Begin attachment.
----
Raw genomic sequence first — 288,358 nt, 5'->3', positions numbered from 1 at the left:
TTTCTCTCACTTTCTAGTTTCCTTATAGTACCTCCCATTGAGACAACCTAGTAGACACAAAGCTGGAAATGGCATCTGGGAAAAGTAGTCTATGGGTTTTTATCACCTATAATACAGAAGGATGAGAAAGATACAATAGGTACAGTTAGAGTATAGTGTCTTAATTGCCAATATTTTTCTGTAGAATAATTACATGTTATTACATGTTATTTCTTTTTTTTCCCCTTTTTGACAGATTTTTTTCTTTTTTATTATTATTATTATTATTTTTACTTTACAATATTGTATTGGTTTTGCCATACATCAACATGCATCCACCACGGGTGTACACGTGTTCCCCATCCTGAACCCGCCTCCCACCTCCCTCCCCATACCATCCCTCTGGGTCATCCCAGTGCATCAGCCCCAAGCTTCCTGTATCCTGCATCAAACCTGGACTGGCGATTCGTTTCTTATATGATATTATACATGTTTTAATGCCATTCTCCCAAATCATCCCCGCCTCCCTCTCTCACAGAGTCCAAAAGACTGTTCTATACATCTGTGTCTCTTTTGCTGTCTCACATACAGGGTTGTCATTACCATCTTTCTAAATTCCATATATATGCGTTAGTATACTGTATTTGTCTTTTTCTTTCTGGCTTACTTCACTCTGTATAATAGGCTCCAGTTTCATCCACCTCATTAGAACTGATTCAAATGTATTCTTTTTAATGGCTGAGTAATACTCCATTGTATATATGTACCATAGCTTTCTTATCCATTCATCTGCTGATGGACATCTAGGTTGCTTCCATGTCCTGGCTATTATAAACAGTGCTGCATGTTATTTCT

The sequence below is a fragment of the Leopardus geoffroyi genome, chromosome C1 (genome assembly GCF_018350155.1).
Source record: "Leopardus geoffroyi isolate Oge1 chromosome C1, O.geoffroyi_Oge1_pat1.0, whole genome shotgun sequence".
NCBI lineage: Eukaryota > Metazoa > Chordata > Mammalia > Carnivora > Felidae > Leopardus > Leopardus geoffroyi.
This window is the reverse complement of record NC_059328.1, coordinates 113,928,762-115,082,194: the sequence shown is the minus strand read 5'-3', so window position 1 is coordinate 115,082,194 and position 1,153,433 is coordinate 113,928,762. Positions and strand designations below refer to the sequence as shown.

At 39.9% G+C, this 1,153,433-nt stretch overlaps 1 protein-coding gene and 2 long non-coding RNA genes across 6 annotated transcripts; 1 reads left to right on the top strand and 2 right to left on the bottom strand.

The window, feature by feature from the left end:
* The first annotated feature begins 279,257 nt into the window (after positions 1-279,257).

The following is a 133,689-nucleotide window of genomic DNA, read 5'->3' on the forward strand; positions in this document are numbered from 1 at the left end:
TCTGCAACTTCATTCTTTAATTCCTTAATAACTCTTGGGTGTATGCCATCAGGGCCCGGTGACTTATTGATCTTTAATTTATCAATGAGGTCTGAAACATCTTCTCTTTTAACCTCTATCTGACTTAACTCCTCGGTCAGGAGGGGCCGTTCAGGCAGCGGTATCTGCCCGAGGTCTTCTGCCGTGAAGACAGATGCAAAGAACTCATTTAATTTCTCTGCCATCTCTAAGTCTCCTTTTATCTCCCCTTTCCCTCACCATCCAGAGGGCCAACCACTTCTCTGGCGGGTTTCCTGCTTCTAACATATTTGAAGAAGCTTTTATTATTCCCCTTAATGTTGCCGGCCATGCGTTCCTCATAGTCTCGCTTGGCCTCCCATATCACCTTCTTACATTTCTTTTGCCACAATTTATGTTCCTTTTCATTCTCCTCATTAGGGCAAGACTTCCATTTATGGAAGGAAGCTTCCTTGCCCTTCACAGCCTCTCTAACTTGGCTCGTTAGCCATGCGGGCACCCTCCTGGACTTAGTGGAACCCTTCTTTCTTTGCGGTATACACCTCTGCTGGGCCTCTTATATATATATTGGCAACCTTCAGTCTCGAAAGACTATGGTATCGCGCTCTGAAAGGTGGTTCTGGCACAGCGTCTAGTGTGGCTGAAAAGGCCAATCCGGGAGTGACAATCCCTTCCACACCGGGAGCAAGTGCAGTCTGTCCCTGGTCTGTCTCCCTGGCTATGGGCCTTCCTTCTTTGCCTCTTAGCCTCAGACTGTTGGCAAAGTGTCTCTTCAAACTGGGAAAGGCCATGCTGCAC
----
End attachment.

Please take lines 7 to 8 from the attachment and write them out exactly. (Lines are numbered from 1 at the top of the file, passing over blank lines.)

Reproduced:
At 39.9% G+C, this 1,153,433-nt stretch overlaps 1 protein-coding gene and 2 long non-coding RNA genes across 6 annotated transcripts; 1 reads left to right on the top strand and 2 right to left on the bottom strand.

The window, feature by feature from the left end: